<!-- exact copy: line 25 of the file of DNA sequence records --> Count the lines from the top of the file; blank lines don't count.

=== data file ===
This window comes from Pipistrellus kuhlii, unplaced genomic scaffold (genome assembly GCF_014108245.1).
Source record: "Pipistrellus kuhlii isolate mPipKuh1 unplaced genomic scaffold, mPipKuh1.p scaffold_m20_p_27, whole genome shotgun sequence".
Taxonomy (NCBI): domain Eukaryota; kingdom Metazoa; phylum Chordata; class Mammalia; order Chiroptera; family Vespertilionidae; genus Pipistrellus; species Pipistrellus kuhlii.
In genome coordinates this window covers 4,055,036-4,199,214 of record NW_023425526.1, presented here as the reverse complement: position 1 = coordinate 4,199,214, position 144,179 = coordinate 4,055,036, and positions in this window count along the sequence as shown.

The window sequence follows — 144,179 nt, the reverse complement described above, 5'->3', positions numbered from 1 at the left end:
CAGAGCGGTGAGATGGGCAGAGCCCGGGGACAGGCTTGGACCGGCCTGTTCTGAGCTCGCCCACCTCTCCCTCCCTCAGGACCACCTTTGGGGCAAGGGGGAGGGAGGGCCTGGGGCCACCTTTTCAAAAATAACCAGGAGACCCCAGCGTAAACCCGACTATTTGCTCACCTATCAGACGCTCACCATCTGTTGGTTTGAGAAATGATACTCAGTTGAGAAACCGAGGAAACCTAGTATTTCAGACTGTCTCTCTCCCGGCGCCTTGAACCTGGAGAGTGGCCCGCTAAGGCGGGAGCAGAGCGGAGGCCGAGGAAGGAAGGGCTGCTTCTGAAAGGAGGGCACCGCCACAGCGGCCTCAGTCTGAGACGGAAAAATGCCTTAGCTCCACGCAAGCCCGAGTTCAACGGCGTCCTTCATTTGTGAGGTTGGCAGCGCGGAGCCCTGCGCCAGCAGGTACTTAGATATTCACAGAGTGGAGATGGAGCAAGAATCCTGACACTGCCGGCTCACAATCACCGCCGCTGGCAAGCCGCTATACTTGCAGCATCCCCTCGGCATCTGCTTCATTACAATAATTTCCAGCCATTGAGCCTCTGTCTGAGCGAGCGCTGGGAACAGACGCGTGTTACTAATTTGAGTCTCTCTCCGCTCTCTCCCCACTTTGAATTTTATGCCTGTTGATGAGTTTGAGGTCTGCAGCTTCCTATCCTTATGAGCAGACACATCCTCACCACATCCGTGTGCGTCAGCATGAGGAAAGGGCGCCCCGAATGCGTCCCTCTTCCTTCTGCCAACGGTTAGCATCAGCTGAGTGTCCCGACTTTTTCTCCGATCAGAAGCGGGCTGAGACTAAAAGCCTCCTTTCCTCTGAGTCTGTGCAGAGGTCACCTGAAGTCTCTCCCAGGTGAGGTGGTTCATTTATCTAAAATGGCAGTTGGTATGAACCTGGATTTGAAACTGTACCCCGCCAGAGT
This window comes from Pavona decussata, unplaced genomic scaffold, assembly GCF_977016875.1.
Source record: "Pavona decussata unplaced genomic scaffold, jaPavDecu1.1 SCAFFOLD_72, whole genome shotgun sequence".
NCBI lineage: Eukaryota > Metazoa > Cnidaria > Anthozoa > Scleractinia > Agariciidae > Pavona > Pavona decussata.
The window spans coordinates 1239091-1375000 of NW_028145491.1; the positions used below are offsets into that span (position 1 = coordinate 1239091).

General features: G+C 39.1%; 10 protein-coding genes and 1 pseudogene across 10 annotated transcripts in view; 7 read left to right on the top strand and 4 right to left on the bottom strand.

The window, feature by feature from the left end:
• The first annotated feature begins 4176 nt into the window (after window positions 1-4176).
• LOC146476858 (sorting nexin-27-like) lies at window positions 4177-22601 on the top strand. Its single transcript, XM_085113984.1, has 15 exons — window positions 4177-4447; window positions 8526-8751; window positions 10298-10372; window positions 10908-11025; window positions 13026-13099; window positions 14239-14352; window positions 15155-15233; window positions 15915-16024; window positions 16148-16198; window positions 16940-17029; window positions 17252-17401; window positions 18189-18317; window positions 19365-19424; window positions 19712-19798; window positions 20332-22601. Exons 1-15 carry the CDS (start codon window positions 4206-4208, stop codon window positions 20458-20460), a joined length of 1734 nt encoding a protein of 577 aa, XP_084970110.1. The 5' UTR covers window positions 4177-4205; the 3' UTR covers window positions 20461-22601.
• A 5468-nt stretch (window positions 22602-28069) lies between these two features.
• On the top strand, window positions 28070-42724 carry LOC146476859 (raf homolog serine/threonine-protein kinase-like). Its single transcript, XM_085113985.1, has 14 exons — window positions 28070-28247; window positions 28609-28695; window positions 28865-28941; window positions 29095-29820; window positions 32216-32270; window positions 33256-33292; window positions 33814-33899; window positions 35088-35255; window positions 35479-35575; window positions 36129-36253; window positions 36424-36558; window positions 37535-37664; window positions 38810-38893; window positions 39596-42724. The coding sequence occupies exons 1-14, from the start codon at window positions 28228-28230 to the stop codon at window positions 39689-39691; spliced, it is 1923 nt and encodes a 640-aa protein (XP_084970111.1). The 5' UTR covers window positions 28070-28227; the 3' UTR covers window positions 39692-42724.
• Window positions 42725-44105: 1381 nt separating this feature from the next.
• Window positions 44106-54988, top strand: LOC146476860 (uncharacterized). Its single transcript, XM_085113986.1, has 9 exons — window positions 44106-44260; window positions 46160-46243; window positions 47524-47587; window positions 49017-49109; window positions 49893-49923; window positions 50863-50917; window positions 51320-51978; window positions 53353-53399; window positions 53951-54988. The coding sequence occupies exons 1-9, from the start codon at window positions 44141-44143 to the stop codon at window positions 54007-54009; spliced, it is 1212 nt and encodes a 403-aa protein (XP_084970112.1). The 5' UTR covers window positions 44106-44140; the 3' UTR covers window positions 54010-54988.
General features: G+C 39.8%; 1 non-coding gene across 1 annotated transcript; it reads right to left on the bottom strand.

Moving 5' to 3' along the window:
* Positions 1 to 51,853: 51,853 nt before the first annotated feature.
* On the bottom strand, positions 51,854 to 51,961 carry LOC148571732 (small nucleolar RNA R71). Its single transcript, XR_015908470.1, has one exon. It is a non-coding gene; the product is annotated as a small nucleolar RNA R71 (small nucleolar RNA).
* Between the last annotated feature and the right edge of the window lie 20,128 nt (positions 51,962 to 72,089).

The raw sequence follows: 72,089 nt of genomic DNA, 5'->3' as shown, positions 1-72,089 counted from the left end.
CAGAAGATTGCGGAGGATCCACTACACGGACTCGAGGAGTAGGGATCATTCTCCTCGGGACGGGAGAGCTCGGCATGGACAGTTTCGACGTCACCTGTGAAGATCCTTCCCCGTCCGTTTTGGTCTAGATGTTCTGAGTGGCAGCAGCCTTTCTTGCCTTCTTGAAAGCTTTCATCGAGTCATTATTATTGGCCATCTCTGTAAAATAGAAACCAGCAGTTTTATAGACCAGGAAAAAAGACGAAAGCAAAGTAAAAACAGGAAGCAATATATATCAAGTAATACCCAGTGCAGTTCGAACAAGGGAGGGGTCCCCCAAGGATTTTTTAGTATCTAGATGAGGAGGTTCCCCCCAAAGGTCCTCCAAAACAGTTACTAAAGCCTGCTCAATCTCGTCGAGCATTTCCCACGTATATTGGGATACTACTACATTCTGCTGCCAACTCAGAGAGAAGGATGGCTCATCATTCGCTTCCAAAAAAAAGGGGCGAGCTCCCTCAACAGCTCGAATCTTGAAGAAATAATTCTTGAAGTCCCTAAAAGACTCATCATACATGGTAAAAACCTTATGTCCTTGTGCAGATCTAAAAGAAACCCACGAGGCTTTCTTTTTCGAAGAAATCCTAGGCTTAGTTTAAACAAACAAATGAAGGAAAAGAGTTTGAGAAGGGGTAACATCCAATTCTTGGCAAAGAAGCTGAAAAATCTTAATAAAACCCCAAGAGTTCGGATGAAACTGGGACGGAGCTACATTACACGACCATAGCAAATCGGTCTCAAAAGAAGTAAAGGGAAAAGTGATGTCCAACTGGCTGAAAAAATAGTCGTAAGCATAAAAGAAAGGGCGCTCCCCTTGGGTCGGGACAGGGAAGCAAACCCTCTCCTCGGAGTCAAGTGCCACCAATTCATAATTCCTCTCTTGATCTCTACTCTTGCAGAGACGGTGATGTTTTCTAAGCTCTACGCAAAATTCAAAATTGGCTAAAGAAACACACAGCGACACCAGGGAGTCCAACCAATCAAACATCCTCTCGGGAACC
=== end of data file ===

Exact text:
CAGAAGATTGCGGAGGATCCACTACACGGACTCGAGGAGTAGGGATCATTCTCCTCGGGACGGGAGAGCTCGGCATGGACAGTTTCGACGTCACCTGTGAAGATCCTTCCCCGTCCGTTTTGGTCTAGATGTTCTGAGTGGCAGCAGCCTTTCTTGCCTTCTTGAAAGCTTTCATCGAGTCATTATTATTGGCCATCTCTGTAAAATAGAAACCAGCAGTTTTATAGACCAGGAAAAAAGACGAAAGCAAAGTAAAAACAGGAAGCAATATATATCAAGTAATACCCAGTGCAGTTCGAACAAGGGAGGGGTCCCCCAAGGATTTTTTAGTATCTAGATGAGGAGGTTCCCCCCAAAGGTCCTCCAAAACAGTTACTAAAGCCTGCTCAATCTCGTCGAGCATTTCCCACGTATATTGGGATACTACTACATTCTGCTGCCAACTCAGAGAGAAGGATGGCTCATCATTCGCTTCCAAAAAAAAGGGGCGAGCTCCCTCAACAGCTCGAATCTTGAAGAAATAATTCTTGAAGTCCCTAAAAGACTCATCATACATGGTAAAAACCTTATGTCCTTGTGCAGATCTAAAAGAAACCCACGAGGCTTTCTTTTTCGAAGAAATCCTAGGCTTAGTTTAAACAAACAAATGAAGGAAAAGAGTTTGAGAAGGGGTAACATCCAATTCTTGGCAAAGAAGCTGAAAAATCTTAATAAAACCCCAAGAGTTCGGATGAAACTGGGACGGAGCTACATTACACGACCATAGCAAATCGGTCTCAAAAGAAGTAAAGGGAAAAGTGATGTCCAACTGGCTGAAAAAATAGTCGTAAGCATAAAAGAAAGGGCGCTCCCCTTGGGTCGGGACAGGGAAGCAAACCCTCTCCTCGGAGTCAAGTGCCACCAATTCATAATTCCTCTCTTGATCTCTACTCTTGCAGAGACGGTGATGTTTTCTAAGCTCTACGCAAAATTCAAAATTGGCTAAAGAAACACACAGCGACACCAGGGAGTCCAACCAATCAAACATCCTCTCGGGAACC